Probing Questions: Types & Examples

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  • 0:00 What are Probing Questions?
  • 0:45 Probing VS Clarifying…
  • 2:25 Types of Probing Questions
  • 4:05 Lesson Summary
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Lesson Transcript
Ann Casano

Ann has taught university level Film classes and has a Master's Degree in Cinema Studies.

Expert Contributor
Jenna Clayton

Jenna received her BA in English from Iowa State University in 2015, and she has taught at the secondary level for three years.

Want someone to open up? In this lesson, we will learn about probing questions and how they are used to elicit answers that are based on critical thinking and/or personal feelings.

What Are Probing Questions?

Are you going to need more information? Are you looking to find a deeper meaning? Perhaps asking a probing question will help you get to the bottom of things. Probing questions are not just about clarifying specific details; instead, these questions dig much deeper than the surface. An effective probing question helps to get a person to talk about their personal opinions and feelings, and promotes critical thinking.

Probing questions are typically open-ended, meaning there is more than just one response. Most probing questions begin with 'what,' 'why' or 'how.' If you want the person you're asking to expand on their response, the use of the word 'exactly,' or the phrase 'can you explain further' should get you there.

Probing Questions vs Clarifying Questions

It can be argued that a clarifying question is a type of probing question because the goals of the two questions are the same - to get more information. However, a clarifying question is looking for more facts, and the answers are typically brief.

For example, let's say my friend Pam traveled to Spain over the holidays, and I wanted to find out a little more about her trip.

These are types of clarifying questions:

Q Where in Spain did you travel?

A Madrid.

Q Where did you stay in Madrid?

A Puerta del Sol.

Q How long did you stay?

A One week.

As you can see, I'm getting more information about Pam's trip, but the answers are factual, short and specific. Let's say I want to find out some interesting details about her trip. In that case, I would ask a probing question. Note how with this question, Pam's response requires her to give it some thought. The reply is not merely fact-based but instead opinion-oriented.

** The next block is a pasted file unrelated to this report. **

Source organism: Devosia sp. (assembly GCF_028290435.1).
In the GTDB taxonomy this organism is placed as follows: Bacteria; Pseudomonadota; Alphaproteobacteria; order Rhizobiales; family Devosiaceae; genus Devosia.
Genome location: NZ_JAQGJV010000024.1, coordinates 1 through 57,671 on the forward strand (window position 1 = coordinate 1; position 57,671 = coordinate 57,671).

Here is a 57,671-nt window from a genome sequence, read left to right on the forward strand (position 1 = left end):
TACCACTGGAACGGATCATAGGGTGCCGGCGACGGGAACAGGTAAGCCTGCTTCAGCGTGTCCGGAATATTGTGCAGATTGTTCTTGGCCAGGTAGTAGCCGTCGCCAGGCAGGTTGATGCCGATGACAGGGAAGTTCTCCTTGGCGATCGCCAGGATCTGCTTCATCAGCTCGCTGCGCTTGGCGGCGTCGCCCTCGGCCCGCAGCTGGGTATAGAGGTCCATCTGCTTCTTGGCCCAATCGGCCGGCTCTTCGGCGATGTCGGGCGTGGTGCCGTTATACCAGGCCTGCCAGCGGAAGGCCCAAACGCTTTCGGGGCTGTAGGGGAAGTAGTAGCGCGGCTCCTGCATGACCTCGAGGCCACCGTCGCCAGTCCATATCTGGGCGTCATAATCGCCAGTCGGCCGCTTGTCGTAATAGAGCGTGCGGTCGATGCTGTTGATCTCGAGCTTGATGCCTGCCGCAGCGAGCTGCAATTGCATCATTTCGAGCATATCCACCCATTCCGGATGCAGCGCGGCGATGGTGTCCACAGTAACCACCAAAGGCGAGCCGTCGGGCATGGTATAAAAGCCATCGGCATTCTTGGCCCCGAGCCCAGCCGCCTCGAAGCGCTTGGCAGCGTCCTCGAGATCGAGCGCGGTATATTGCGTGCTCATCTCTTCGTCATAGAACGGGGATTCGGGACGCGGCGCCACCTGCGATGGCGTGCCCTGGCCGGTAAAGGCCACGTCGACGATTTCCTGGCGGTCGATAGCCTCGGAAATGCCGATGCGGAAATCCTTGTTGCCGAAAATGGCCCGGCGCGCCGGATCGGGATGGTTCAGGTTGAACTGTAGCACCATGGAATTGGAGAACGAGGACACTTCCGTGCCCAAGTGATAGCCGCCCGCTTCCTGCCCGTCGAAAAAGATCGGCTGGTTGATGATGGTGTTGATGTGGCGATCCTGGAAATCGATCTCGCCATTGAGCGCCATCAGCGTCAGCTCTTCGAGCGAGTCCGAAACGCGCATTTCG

'If there is only one thing that I have to do when I visit Madrid, what do you think it should be?'

'That's a tough question, so many great places in Madrid. I think you probably have to visit The Royal Palace. The gardens there were absolutely beautiful. They also allow tourists in to see the throne room and the Royal Armoury. You wouldn't believe how big the actual palace is; I think it has something like 3,000 rooms! And there is so much art and décor inside! I would go back to Madrid just to see the gardens at The Palace in the spring.'

The probing question forced her to elicit opinionated detail about her favorite part of her trip. Her response provoked thought and the opportunity to elaborate.

Types of Probing Questions

There are a lot of different reasons why you would need more information. Here are a few different kinds of probing questions.

Clarification Questions

Did the person who answered your initial question not provide enough detail? Ask them a clarification question as a follow up to help eliminate misunderstandings.

  • 'How exactly do you plan to pay me back the money you borrowed?'
  • 'What did you specifically enjoy about the movie?'

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Additional Activities

Probing Question Writing Activity

Develop a Set of Probing Questions

For this activity, you will be given a situation that requires various probing questions to attain the desired information. You will need to write several examples of probing questions that you would ask in this situation. Make sure to include at least one of the following types of probing questions: clarification, example, evaluation, and purpose.

The Situation:

You have made plans to have lunch with one of your closest friends. However, as soon as your friend arrives at the restaurant, you immediately realize that something is wrong. He seems to be irritated and in a bad mood, but he won't outwardly talk to you about it. Since you are curious and want to help your friend, you decide to ask him questions about what is bothering him. Create a set of several probing questions that you would ask your friend to help him open up about his problem.

Possible Probing Questions to Ask:

  • You look upset. What's going on?
  • What specifically did your boss say?
  • Could you give me an example of something he said to you?
  • How would you evaluate yourself on that project?
  • Is there anything else going on at work that would cause your boss to say something like that to you?
  • Why do you let your boss talk to you like that?

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